Filing 618

OPINION fld. Signed by Judge Jose L. Linares on 5/29/14. (sr, )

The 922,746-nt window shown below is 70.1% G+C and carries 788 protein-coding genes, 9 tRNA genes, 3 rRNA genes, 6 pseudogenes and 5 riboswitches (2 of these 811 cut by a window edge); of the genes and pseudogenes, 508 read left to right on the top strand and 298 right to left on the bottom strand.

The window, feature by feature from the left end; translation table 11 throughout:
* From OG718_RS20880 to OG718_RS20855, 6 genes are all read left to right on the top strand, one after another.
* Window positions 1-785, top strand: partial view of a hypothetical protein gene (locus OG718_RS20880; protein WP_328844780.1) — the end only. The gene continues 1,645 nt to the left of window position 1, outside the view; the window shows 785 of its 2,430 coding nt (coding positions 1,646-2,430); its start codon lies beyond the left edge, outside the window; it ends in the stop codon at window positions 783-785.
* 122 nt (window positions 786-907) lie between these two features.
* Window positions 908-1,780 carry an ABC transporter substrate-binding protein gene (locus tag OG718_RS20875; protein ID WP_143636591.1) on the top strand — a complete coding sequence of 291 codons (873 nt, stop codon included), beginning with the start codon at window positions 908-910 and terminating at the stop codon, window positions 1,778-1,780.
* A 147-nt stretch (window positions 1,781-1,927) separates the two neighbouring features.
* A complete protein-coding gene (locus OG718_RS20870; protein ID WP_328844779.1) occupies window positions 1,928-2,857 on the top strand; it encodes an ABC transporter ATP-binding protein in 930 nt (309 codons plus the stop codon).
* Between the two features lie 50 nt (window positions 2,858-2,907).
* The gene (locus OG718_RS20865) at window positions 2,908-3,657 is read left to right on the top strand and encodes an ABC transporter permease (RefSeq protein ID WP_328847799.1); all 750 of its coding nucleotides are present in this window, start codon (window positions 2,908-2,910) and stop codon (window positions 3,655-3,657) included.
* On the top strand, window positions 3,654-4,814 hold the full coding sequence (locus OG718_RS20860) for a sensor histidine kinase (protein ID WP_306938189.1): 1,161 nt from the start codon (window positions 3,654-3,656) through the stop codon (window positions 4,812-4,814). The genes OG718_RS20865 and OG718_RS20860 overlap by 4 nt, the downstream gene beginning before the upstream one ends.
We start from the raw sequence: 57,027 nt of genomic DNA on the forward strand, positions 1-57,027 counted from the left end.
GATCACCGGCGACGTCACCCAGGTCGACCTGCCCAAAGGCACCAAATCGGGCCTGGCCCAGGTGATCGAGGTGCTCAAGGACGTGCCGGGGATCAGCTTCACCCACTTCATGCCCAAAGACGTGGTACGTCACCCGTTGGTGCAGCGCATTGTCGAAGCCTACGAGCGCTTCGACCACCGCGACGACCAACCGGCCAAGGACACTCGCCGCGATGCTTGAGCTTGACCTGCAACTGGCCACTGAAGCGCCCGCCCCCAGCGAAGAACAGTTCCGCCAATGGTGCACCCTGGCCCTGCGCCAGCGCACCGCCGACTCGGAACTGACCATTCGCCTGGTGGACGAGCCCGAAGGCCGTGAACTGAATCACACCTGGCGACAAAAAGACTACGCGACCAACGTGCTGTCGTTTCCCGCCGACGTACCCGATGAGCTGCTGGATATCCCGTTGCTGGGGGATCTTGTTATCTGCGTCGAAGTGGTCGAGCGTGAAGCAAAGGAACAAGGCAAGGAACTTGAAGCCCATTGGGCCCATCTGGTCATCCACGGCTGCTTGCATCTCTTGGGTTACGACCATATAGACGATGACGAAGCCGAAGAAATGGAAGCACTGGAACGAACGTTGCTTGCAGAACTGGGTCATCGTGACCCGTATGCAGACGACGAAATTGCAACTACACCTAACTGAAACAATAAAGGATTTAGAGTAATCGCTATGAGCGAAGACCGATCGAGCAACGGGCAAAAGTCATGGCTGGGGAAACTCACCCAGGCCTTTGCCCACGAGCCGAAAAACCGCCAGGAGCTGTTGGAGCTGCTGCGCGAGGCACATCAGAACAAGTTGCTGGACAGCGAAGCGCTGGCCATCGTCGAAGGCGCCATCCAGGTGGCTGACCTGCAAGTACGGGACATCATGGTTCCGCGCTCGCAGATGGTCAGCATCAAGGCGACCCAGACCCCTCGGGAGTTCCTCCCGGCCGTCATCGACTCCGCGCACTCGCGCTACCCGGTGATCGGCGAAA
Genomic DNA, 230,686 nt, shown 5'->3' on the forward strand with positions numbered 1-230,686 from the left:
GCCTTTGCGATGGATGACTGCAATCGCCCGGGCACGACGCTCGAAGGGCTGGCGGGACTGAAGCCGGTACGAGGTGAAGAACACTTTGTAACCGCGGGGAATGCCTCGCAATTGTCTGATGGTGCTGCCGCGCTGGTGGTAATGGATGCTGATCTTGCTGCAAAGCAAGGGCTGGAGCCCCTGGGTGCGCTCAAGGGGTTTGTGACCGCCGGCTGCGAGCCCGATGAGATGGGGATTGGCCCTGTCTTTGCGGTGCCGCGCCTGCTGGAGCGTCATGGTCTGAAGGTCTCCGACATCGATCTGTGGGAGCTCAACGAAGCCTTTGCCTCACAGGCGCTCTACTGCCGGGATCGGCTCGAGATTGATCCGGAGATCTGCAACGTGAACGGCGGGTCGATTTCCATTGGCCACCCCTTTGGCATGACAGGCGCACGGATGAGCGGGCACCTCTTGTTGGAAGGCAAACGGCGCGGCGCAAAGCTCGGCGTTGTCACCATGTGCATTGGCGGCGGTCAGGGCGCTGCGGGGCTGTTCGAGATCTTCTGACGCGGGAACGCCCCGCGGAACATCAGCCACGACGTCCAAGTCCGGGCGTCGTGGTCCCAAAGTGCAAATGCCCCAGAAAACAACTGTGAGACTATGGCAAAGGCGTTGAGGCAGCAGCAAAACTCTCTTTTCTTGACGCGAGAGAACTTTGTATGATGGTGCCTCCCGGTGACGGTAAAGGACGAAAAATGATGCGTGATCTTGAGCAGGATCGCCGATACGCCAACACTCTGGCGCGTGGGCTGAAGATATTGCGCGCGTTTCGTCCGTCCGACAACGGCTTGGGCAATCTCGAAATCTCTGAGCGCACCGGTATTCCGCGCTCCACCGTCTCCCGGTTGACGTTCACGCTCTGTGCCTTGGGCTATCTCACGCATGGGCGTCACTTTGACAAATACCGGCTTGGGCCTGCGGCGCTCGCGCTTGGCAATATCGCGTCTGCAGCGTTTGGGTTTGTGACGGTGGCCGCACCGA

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NOT FOR PUBLICATION UNITED STATES DISTRICT COURT DISTRICT OF NEW JERSEY BAYSHORE FORD TRUCK SALES, INC., a Delaware corporation; MOTOR CITY TRUCKS, INC., a Delaware corporation; COLONY FORD TRUCK CENTER, INC., a Rhode Island corporation, individually and on Behalf of all others similarly situated, Civil Action No. 99-0741 (JLL) OPINION Plaintiffs, V. FORD MOTOR COMPANY, Defendant. LINARES, District Judge. This matter comes before the Court by way of Plaintiffs Bayshore Ford Truck Sales, Inc., Motor City Trucks, Inc., and Colony Ford Truck Center, Inc., individually and on behalf of all others similarly situated, (collectively “Plaintiffs”)’s motion for reviewing, vacating, or staying the Clerk of the Court’s opinion and order granting in part and denying in part Defendant Ford Motor Company (“Defendant” or “Ford”)’s motion to tax costs pursuant to Federal Rule of Civil Procedure 54(d). [CM!ECF No. 613.] The Court has considered the submissions made in support of and in opposition to Plaintiffs’ motion, and decides this matter without oral argument pursuant to Fed. R. Civ. P. 78. For the reasons set forth below, Plaintiffs’ motion is denied. I. BACKGROUND As the Court writes only for the parties, it will set forth only those facts it deems relevant to deciding Plaintiffs’ motion. 1 On December 8, 2005, this Court granted summary judgment as to Plaintiffs’ breach of contract claim in favor of Plaintiffs. The Court subsequently held a trial as to eleven bellwether Plaintiffs’ entitlement to damages between May 29 and June 26, 2012. The jury returned a verdict awarding damages to each of the eleven bellwether Plaintiffs on June 26, 2012. On September 25, 2012, Defendant filed a motion for judgment as a matter o flaw which this Court denied on November 21, 2012. Defendant filed a timely appeal on November 29, 2012. On August 26, 2013, the Third Circuit reversed this Court’s grant of summary judgment in favor of Plaintiffs, with instructions to enter judgment on Plaintiffs’ breach of contract claim in Defendant’s favor. On September 9, 2013, Plaintiffs informed the Court that they filed a Third Circuit petition for a panel rehearing and for a rehearing en banc. Pursuant to Federal Rule of Appellate Procedure 41 (d)( 1), the Third Circuit’s mandate to this Court was stayed “until disposition of [Plaintiffs’] petition” for a panel rehearing and for a rehearing en banc. Plaintiffs notified the Court that the Third Circuit rejected their petition in its entirety on September 25, 2013. Plaintiffs then filed a petition for Writ of Certiorari with the Supreme Court of the United States. The Supreme Court denied their petition on March 31, 2014. Bayshore Ford Truck Sales, Inc. v. Ford Motor Co., 134 S. Ct. 1762 (2014). Having seen no reason for further delay in satisfying the Third Circuit’s mandate, this Court entered judgment on Plaintiffs breach of contract claim in Defendant’s favor on September 27, 2013. Plaintiffs filed separate motions under Rules 59 and 60 of the Federal Rules of Civil Procedure to alter or amend the judgment and for relief from the judgment. This Court denied Plaintiffs’ motions. (Docket #604.) Plaintiffs appealed this Courts decision to the Third Circuit. (Docket #605, 606.) That appeal is pending. II. LEGAL STANDARD 2 Federal Rule of Civil Procedure 54(d) provides that “[u]nless a federal statute, these rules, or a court order provides otherwise, costs — other than attorney’s fees — should be allowed to the prevailing party.” Fed. R. Civ. P. 54(d)(1). In the Third Circuit there is a “strong presumption” that costs are to be awarded to the prevailing party. Reger v. Nemours Found. Inc., 599 F.3d 285, 288 (3d Cir. 2010) (quoting In re Paoli R.R. Yard P€B Litig., 221 F.3d 449, 462 (3d Cir. 2000)). “Only if the losing party can introduce evidence, and the district court can articulate reasons within the bounds of its equitable power, should costs be reduced or denied to the prevailing party.” In re Paoli, 221 F.3d at 468. “{T]he losing party bears the burden of making the showing that an award is inequitable under the circumstances.” Id. at 462-63. III. DISCUSSION Plaintiffs’ motion asks this Court to: (1) stay Defendant’s application for costs; (2) exercise its discretion to deny the taxation of the costs of the supersedeas bond Defendant posted when it appealed this Court’s grant of summary judgment in favor of Plaintiffs to the Third Circuit; and (3) allocate the costs recoverable by Defendant equally among Plaintiffs. This Court denies all three of Plaintiffs’ requests. A. Defendant’s Application for Costs is Not Premature. Plaintiffs ask this Court to stay Defendant’s application for costs because “[amy taxation of costs at this juncture is . . . premature...” (Plaintiffs’ Br., 11.) In support, Plaintiffs point out that it is within this Court’s discretion to defer the taxation of costs while an appeal on the merits is pending. (Id. (citing 1993 Amendments to Advisory Committee Notes to Fed. R. Civ. P. 54(d).) Plaintiffs argue that, because their appeal of this Court’s dismissal of their motions to alter judgment and for relief from judgment is pending in the Third Circuit, it would be premature to tax costs. This Court disagrees. 3 Plaintiffs acknowledge that Defendant is the prevailing party. As such, the crux of their argument that taxation of costs is premature is that they filed a petition for Writ of Certiorari with the Supreme Court of the United States. That petition has now been denied. Thoug h Plaintiffs have appealed this Court’s denial of their separate motions under Rules 59 and 60 of the Federal Rules of Civil Procedure to alter or amend the judgment and for relief from the judgment, the initial appeal of the judgment on the merits of the case is over. Plaintiffs’ remaining appeal challenges only the application of the Third Circuit’s mandate to the differe nt plaintiffs in this case. Because there is no appeal on the merits pending, Defendant’s application for costs is not premature. B. Plaintiffs have Failed to Show Sufficient Evidence to Convince this Court that It Should Exercise Its Discretion to Deny Ford’s Supersedeas Bond Costs. This Court agrees with the Clerk of the Court’s determination that the circumstances of this case do not warrant denying the taxation of the costs associated with Defend ant’s supersedeas bond. Plaintiffs do not deny that this cost is taxable under the Local Rules. Instead, they argue that the Court should “exercise its discretion to disallow the costs of obtaining the unnecessary supersedeas bond” because Defendant voluntarily elected to secure the bond and because “[hjad Ford asked the eleven Bellwether Plaintiffs to agree to waive the supersedeas bond awaiting appeal, Plaintiffs would likely have given their consent.” (Plaintiffs’ Br., 14-15.) This argument is without merit. First, Plaintiffs’ characterization of Ford’s decision to post the supersedeas bond is misleading. Second, Plaintiffs consented to Ford’s decision to post the bond. By initially asking this Court to approve its supersedeas bond, Defendant was comply ing with Federal Rule of Civil Procedure 62(d) and Federal Rule of Appellate Proced ure 8(a)(l)(B). The purpose of the bond was to stay execution of judgment against it while its appeal to the Third Circuit was pending. Plaintiffs did not object to Defendant’s method of staying execution 4 of judgment against them. Thus, it is misleading for Plaintiffs to now call the posting of the supersedeas bond as “voluntary” in order to avoid paying the cost. Additionally, Plaintiffs’ argument that they would have consented to waiving the bond is disingenuous. Plaintiffs never objected to the bond or suggested that they would be willing to waive it. In fact, Plaintiffs’ counsel “consented to the form and substance of the order and, per Ford’s representation, only after several rounds of negotiations.” (Docket #625 at 25.) Plaintiffs’ counsel signed the Court Order approving Ford’s appeal bond, representing that Plaintiffs “hereby consent to the form and entry of this Order.” (Docket #53 7.) Thus, Plaintiffs have failed to show sufficient evidence to convince this Court that it should exercise its discret ion to deny Defendant’s supersedeas bond costs. C. Ford’s Costs Should Be Imposed Jointly and Severally On Plaintiffs. The default position in the Third Circuit is that taxable costs in a multi-party case are imposed jointly and severally on the losing parties. In re Paoli, 221 F.3d at 469. To overcome this default rule, “the burden [rests] on the losing parties to introduce evidence and persuade the court that costs should be apportioned[.]” Id. Plaintiffs have failed to produce suffici ent evidence to persuade this Court to deviate from the default rule. Plaintiffs argue that this Court should set aside the Third Circuit’s default rule and apportion costs among the Plaintiffs because “Ford incurred costs during variou s stages of the litigation,” including before and after the bellwether plaintiffs were identif ied. (Plaintiffs’ Br. at 17.) Thus, Plaintiffs argue, it would be unfair for a small number of the plainti ffs to bear the burden of paying all of the costs. This argument is unpersuasive, particularly when considering that it would also be unfair to have Defendant, the prevailing party, collect costs from 74 different plaintiffs individually. 5 Plaintiffs also have not shown that it would be difficult for them to coordinate a way of dividing the costs among themselves. As such, Plaintiffs have not met their burden to persuade this Court to forgo imposing the default rule. IV. CONCLUSION For the reasons set forth above, Plaintiffs motion for reviewing, vacating, or staying the Clerk of the Court’s opinion [CM/ECF No. 613) is denied. An appropriate Order accompanies this Opinion. Linares States District Judge Dated: Mayç, 2014 6